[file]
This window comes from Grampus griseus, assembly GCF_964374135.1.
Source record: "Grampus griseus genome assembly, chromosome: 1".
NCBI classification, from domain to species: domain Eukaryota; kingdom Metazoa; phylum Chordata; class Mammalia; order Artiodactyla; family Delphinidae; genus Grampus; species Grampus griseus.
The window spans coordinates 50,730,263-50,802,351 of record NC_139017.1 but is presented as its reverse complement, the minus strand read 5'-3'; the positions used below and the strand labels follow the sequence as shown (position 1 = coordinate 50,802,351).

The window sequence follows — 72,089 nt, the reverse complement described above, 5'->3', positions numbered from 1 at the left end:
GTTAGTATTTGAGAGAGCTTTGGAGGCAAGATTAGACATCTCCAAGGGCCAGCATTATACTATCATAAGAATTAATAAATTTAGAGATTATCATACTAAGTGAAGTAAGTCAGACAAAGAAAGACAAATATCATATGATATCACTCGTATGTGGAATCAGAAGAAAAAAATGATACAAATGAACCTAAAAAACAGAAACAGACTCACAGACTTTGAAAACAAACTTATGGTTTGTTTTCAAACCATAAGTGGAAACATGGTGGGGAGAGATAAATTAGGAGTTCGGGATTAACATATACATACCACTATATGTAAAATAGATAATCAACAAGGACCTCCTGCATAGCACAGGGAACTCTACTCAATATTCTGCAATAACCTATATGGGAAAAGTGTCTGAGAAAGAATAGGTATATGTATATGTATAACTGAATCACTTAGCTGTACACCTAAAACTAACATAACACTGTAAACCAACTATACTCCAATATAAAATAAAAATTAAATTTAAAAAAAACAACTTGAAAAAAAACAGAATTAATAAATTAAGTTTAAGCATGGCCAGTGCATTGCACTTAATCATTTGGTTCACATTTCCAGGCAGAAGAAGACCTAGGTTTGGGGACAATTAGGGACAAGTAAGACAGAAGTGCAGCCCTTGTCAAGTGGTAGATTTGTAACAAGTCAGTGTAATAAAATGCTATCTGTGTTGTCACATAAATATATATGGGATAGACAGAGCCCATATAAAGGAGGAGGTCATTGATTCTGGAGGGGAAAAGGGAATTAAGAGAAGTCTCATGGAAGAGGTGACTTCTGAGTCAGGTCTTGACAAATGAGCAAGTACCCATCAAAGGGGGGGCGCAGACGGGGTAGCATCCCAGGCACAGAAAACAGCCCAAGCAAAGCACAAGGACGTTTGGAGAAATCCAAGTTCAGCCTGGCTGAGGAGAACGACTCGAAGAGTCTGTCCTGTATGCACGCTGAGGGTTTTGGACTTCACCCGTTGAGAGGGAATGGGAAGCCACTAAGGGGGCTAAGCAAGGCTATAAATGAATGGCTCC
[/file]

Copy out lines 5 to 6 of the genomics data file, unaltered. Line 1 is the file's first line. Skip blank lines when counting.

The window sequence follows — 72,089 nt, the reverse complement described above, 5'->3', positions numbered from 1 at the left end:
GTTAGTATTTGAGAGAGCTTTGGAGGCAAGATTAGACATCTCCAAGGGCCAGCATTATACTATCATAAGAATTAATAAATTTAGAGATTATCATACTAAGTGAAGTAAGTCAGACAAAGAAAGACAAATATCATATGATATCACTCGTATGTGGAATCAGAAGAAAAAAATGATACAAATGAACCTAAAAAACAGAAACAGACTCACAGACTTTGAAAACAAACTTATGGTTTGTTTTCAAACCATAAGTGGAAACATGGTGGGGAGAGATAAATTAGGAGTTCGGGATTAACATATACATACCACTATATGTAAAATAGATAATCAACAAGGACCTCCTGCATAGCACAGGGAACTCTACTCAATATTCTGCAATAACCTATATGGGAAAAGTGTCTGAGAAAGAATAGGTATATGTATATGTATAACTGAATCACTTAGCTGTACACCTAAAACTAACATAACACTGTAAACCAACTATACTCCAATATAAAATAAAAATTAAATTTAAAAAAAACAACTTGAAAAAAAACAGAATTAATAAATTAAGTTTAAGCATGGCCAGTGCATTGCACTTAATCATTTGGTTCACATTTCCAGGCAGAAGAAGACCTAGGTTTGGGGACAATTAGGGACAAGTAAGACAGAAGTGCAGCCCTTGTCAAGTGGTAGATTTGTAACAAGTCAGTGTAATAAAATGCTATCTGTGTTGTCACATAAATATATATGGGATAGACAGAGCCCATATAAAGGAGGAGGTCATTGATTCTGGAGGGGAAAAGGGAATTAAGAGAAGTCTCATGGAAGAGGTGACTTCTGAGTCAGGTCTTGACAAATGAGCAAGTACCCATCAAAGGGGGGGCGCAGACGGGGTAGCATCCCAGGCACAGAAAACAGCCCAAGCAAAGCACAAGGACGTTTGGAGAAATCCAAGTTCAGCCTGGCTGAGGAGAACGACTCGAAGAGTCTGTCCTGTATGCACGCTGAGGGTTTTGGACTTCACCCGTTGAGAGGGAATGGGAAGCCACTAAGGGGGCTAAGCAAGGCTATAAATGAATGGCTCC